BEAVERTON CITY COUNCIL
MAY 10, 2004
CALL TO ORDER:
The Regular Meeting of the Beaverton City Council was called to order by Mayor Rob Drake in the Forrest C. Soth City Council Chamber, 4755 SW Griffith Drive , Beaverton , Oregon , on Monday, May 10, 2004 , at 6:35 p.m.
Present were Mayor Drake, Couns. Betty Bode, Dennis Doyle, Fred Ruby, Forrest Soth and Cathy Stanton. Also present were City Attorney Alan Rappleyea , Chief of Staff Linda Adlard , Finance Director Patrick O'Claire , Community Development Director Joe Grillo , Engineering Director Tom Ramisch , Operations/Maintenance Director Gary Brentano , Library Director Ed House, Human Resources Director Nancy Bates, Police Chief David Bishop, Emergency Manager Mike Mumaw , Landscape Manager Steve Brennan and City Recorder Sue Nelson .
Mayor Drake proclaimed Emergency Medical Services ( EMS ) Week, May 16 - 22, 2004 , and Peace Officers' Memorial Day, May 15, 2004 .
Shane Ryan, Control Center Supervisor at Metro West Ambulance, introduced Brook Landgraf, Emergency Medical Dispatcher. Ms. Landgraf said Metro West provided ambulance service in Oregon since 1953 and they were honored to serve the community. She said the proclamation before Council was important to the emergency medical services workers in the community. She thanked Council for their support of the EMS services in Washington County . She invited the Council to an EMS Barbecue on Friday, May 21, 2004 , at 4:00 p.m. in Hillsboro .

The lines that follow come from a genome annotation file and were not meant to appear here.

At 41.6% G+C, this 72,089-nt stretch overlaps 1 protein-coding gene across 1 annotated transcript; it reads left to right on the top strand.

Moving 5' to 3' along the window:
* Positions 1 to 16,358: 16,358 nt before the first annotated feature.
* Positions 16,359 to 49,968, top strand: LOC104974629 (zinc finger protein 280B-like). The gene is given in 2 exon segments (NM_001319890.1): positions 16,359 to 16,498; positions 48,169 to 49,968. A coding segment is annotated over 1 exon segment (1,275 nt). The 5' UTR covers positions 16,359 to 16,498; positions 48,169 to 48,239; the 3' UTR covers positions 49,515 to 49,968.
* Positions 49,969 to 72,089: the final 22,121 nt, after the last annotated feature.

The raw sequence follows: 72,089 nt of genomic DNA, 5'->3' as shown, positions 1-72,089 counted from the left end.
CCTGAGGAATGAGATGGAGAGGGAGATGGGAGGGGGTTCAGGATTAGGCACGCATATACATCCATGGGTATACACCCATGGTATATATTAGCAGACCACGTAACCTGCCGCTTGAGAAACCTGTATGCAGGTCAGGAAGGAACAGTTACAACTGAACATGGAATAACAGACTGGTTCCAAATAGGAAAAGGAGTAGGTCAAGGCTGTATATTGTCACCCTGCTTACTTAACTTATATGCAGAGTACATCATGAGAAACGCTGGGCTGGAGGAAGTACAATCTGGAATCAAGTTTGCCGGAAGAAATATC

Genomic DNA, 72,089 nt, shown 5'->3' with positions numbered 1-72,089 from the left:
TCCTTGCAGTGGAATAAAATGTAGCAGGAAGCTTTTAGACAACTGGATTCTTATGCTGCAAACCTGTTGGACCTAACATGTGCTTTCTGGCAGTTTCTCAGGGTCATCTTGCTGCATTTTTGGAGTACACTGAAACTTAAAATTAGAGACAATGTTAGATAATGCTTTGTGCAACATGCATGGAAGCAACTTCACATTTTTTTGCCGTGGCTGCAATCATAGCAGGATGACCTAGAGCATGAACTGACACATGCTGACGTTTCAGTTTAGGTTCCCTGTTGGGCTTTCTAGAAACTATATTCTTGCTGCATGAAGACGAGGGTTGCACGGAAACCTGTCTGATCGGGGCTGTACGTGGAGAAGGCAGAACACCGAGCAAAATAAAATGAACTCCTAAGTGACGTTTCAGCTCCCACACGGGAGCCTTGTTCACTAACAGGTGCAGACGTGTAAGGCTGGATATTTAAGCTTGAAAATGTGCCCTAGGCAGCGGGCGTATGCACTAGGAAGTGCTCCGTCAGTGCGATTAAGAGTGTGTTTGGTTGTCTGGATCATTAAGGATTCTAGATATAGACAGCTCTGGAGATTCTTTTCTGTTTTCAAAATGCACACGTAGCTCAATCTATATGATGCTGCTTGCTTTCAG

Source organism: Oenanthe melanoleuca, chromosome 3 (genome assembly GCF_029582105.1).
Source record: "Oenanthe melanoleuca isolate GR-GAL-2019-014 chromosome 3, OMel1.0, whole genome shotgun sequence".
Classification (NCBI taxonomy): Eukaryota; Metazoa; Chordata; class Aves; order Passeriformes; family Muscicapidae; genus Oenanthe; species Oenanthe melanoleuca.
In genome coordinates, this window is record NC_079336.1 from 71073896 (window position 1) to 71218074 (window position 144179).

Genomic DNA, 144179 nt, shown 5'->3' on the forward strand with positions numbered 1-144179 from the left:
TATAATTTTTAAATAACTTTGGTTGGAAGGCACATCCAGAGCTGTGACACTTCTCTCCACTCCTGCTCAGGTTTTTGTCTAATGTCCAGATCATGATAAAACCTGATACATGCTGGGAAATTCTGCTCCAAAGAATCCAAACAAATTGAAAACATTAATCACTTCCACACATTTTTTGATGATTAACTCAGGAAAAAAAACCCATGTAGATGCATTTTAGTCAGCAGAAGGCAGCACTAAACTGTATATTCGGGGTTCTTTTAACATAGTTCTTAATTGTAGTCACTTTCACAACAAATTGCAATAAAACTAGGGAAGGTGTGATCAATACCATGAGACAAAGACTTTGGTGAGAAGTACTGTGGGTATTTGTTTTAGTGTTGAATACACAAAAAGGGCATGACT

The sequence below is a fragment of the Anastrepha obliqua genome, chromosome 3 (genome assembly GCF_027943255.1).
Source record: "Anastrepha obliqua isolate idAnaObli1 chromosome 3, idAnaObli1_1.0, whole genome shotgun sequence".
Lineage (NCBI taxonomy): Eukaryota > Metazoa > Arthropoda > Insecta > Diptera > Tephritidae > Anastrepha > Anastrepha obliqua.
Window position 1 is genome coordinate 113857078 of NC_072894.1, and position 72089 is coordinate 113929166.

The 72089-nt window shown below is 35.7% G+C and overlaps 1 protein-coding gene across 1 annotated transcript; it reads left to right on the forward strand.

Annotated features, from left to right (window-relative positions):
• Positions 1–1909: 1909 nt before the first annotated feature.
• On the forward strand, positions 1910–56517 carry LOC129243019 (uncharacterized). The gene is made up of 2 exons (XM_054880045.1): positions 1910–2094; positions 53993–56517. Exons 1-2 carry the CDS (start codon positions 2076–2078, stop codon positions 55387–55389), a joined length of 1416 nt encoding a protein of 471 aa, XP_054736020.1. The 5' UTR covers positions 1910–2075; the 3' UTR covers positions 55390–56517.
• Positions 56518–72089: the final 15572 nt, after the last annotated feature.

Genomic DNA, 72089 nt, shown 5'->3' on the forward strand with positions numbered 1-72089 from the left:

Ryan presented a plaque to Mayor Drake honoring the City for its support of EMS .
Coun. Soth stated as Board Chair of the Washington County Consolidated Communications Agency (WCCCA), that represented 19 different agencies, he extended their appreciation for the close working relationship between WCCCA and Metro West Ambulance.